A good author of this age range is Frances Mary Hendry - my favorite is 'Quest for a Maid. She writes mostly about Scotland, but she does have some other works.

Also YA, set in Pakistan, Shabanu: Daughter of the Wind and its sequels.

Not YA books - check out Dorothy Dunnett

message 19: by Rafi (new)

Rafi Snowden | 101 comments Here are a few more:
Glory and the Lightning also Captains and the Kings

and Michener's The Source

this is YA, Lyddie

there are lots of YA books in fact. Are they something you would be interested in?

message 20: by Courtney (new)

Courtney (conservio) | 97 comments Thanks everyone for the recommendations. I've added many to my too read list.

Rafi, yes as long as there isn't a love triangle or instant love.

message 21: by Rafi (new)

Rafi Snowden | 101 comments Sarah Bishop
Calico Captive
Calico Bush
The authors of the above also wrote other YA historical fiction.

message 22: by Rafi (new)

Rafi Snowden | 101 comments The Pillars of the Earth
World Without End
both excellent.

Are there particular times/places you're interested in?

message 23: by Courtney (last edited Oct 10, 2016 08:57AM) (new)

Courtney (conservio) | 97 comments I'm interested in pretty much everything except United States American history (excluding natives and social reform in the 1900's) and anything after* the 1700s. It's not I won't read it, but they normally don't interest me.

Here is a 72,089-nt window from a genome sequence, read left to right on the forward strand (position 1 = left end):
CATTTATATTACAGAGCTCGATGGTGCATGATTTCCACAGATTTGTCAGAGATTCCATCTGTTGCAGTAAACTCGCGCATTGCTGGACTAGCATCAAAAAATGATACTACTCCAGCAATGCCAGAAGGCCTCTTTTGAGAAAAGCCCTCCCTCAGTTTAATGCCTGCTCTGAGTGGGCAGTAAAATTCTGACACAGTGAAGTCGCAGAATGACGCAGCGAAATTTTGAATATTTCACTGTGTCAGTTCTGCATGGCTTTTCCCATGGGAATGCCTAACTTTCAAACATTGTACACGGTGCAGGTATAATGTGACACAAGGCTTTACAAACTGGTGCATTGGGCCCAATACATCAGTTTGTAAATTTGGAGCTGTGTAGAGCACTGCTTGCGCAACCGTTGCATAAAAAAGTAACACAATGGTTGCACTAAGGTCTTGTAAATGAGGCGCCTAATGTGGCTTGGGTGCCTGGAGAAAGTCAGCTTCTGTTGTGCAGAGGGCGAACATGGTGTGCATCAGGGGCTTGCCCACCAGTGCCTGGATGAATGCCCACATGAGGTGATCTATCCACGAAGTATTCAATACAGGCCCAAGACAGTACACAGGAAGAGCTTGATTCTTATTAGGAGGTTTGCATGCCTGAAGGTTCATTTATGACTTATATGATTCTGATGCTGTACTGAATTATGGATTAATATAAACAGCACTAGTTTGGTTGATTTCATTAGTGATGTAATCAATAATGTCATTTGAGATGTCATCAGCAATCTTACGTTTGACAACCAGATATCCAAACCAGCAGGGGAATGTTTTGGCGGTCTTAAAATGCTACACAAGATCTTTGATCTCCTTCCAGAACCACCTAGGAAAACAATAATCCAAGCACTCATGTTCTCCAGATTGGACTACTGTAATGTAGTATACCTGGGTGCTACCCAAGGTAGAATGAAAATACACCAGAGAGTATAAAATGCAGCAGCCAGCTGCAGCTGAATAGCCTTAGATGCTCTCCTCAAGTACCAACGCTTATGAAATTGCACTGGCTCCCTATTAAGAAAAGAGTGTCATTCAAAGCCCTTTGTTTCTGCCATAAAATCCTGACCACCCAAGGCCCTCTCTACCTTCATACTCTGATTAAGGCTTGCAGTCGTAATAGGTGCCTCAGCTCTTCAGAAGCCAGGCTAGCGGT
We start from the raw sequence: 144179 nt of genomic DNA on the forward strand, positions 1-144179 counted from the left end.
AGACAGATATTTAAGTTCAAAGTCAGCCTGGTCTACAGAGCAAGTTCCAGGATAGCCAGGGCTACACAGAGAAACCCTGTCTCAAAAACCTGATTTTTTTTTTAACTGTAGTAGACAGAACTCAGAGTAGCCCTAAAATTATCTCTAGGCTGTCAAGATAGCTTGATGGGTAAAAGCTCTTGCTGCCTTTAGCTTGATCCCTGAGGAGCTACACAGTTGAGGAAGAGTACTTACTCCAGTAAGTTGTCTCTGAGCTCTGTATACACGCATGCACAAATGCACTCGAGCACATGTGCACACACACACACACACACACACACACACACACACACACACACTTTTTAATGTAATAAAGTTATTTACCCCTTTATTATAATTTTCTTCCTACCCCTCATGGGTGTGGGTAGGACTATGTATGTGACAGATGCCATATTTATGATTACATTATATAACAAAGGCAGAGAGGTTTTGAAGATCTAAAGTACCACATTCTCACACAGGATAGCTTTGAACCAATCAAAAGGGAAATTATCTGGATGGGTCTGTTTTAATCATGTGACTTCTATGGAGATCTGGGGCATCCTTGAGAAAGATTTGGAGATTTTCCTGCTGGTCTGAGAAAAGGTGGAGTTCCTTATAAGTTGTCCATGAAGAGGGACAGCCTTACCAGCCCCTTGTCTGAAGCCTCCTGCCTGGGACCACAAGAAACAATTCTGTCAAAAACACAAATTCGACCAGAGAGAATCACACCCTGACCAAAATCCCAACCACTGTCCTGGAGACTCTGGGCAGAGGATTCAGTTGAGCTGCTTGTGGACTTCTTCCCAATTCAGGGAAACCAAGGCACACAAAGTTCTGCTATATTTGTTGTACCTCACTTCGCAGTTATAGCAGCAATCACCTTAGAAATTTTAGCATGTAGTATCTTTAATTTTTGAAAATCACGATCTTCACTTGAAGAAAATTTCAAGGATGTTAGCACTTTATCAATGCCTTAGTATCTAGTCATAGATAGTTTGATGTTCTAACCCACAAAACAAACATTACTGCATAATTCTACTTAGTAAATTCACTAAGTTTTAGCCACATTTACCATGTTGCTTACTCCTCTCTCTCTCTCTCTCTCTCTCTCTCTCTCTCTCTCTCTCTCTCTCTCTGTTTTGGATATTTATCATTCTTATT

I enjoy historical fiction, but I find that many of the books are usually about the same thing. Tudors, the Renaissance, various English or French princesses, Holocaust, etc. They are usually told from what seems like the same viewpoint. Either royalty or peasants that make something out of themselves. Rarely is it tradesmen, merchants, etc.

However, time periods that always catch my eye are pre history, Irish (I can't ever seem to find a book that actually sounds interesting though), Russian, Mongolian (not necessarily Ghengis Khan), Central America pre-conquistadors, Roman inhabitation of Britain, goths, Pacific Islander, etc.

The list goes on. It's really not even particular times or events, rather large spans of history in nations.

I don't particularly mind if it's about real life people or fictional people.

Historical fiction books that are good examples are: Sister Fidelma series by Peter Tremayne, The Sea of Trolls by Nancy Farmer, The Secret History by Stephanie Thorton, A Break with Charity by Ann Rinaldi, and The Foretelling by Alice Hoffman.

message 24: by Lobstergirl, au gratin (new)

Lobstergirl | 37567 comments Mod
Alias Grace is set in mid 19th century Canada.

message 27: by Brittany (last edited Sep 23, 2016 09:25PM) (new)